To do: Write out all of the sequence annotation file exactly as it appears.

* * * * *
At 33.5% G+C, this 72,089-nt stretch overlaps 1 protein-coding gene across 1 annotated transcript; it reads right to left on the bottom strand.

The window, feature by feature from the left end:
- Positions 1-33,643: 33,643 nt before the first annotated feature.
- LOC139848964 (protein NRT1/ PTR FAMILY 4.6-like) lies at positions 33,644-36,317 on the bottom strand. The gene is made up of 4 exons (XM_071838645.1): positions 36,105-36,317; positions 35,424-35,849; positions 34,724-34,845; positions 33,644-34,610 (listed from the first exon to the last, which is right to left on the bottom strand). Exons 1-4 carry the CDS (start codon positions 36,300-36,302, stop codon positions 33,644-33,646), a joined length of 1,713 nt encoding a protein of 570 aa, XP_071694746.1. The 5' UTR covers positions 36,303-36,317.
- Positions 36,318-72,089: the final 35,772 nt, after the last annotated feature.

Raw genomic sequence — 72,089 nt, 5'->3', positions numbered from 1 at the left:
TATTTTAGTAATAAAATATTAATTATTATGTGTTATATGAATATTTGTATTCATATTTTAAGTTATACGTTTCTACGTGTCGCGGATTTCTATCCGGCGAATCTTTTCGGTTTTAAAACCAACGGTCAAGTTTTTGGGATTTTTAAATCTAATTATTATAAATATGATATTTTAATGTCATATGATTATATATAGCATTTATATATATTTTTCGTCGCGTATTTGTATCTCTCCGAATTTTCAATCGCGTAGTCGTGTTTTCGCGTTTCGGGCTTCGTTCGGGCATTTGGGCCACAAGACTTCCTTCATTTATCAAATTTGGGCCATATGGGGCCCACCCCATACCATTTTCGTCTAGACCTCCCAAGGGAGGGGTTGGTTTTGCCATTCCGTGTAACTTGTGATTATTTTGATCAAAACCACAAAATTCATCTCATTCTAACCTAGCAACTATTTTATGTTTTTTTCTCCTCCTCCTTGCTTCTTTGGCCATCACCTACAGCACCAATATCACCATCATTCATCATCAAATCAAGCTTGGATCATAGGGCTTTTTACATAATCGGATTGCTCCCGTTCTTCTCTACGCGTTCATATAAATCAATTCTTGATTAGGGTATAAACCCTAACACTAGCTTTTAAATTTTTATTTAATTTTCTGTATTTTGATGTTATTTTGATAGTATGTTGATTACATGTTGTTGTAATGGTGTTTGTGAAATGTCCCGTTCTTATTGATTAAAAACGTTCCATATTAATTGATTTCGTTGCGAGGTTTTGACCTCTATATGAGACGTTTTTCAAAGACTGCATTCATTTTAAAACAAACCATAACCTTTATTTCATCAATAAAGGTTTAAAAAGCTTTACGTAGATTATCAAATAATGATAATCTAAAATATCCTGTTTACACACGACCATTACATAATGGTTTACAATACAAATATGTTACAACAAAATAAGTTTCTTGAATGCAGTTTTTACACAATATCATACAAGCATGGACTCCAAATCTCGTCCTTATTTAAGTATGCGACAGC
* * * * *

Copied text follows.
At 33.5% G+C, this 72,089-nt stretch overlaps 1 protein-coding gene across 1 annotated transcript; it reads right to left on the bottom strand.

The window, feature by feature from the left end:
- Positions 1-33,643: 33,643 nt before the first annotated feature.
- LOC139848964 (protein NRT1/ PTR FAMILY 4.6-like) lies at positions 33,644-36,317 on the bottom strand. The gene is made up of 4 exons (XM_071838645.1): positions 36,105-36,317; positions 35,424-35,849; positions 34,724-34,845; positions 33,644-34,610 (listed from the first exon to the last, which is right to left on the bottom strand). Exons 1-4 carry the CDS (start codon positions 36,300-36,302, stop codon positions 33,644-33,646), a joined length of 1,713 nt encoding a protein of 570 aa, XP_071694746.1. The 5' UTR covers positions 36,303-36,317.
- Positions 36,318-72,089: the final 35,772 nt, after the last annotated feature.

Raw genomic sequence — 72,089 nt, 5'->3', positions numbered from 1 at the left:
TATTTTAGTAATAAAATATTAATTATTATGTGTTATATGAATATTTGTATTCATATTTTAAGTTATACGTTTCTACGTGTCGCGGATTTCTATCCGGCGAATCTTTTCGGTTTTAAAACCAACGGTCAAGTTTTTGGGATTTTTAAATCTAATTATTATAAATATGATATTTTAATGTCATATGATTATATATAGCATTTATATATATTTTTCGTCGCGTATTTGTATCTCTCCGAATTTTCAATCGCGTAGTCGTGTTTTCGCGTTTCGGGCTTCGTTCGGGCATTTGGGCCACAAGACTTCCTTCATTTATCAAATTTGGGCCATATGGGGCCCACCCCATACCATTTTCGTCTAGACCTCCCAAGGGAGGGGTTGGTTTTGCCATTCCGTGTAACTTGTGATTATTTTGATCAAAACCACAAAATTCATCTCATTCTAACCTAGCAACTATTTTATGTTTTTTTCTCCTCCTCCTTGCTTCTTTGGCCATCACCTACAGCACCAATATCACCATCATTCATCATCAAATCAAGCTTGGATCATAGGGCTTTTTACATAATCGGATTGCTCCCGTTCTTCTCTACGCGTTCATATAAATCAATTCTTGATTAGGGTATAAACCCTAACACTAGCTTTTAAATTTTTATTTAATTTTCTGTATTTTGATGTTATTTTGATAGTATGTTGATTACATGTTGTTGTAATGGTGTTTGTGAAATGTCCCGTTCTTATTGATTAAAAACGTTCCATATTAATTGATTTCGTTGCGAGGTTTTGACCTCTATATGAGACGTTTTTCAAAGACTGCATTCATTTTAAAACAAACCATAACCTTTATTTCATCAATAAAGGTTTAAAAAGCTTTACGTAGATTATCAAATAATGATAATCTAAAATATCCTGTTTACACACGACCATTACATAATGGTTTACAATACAAATATGTTACAACAAAATAAGTTTCTTGAATGCAGTTTTTACACAATATCATACAAGCATGGACTCCAAATCTCGTCCTTATTTAAGTATGCGACAGC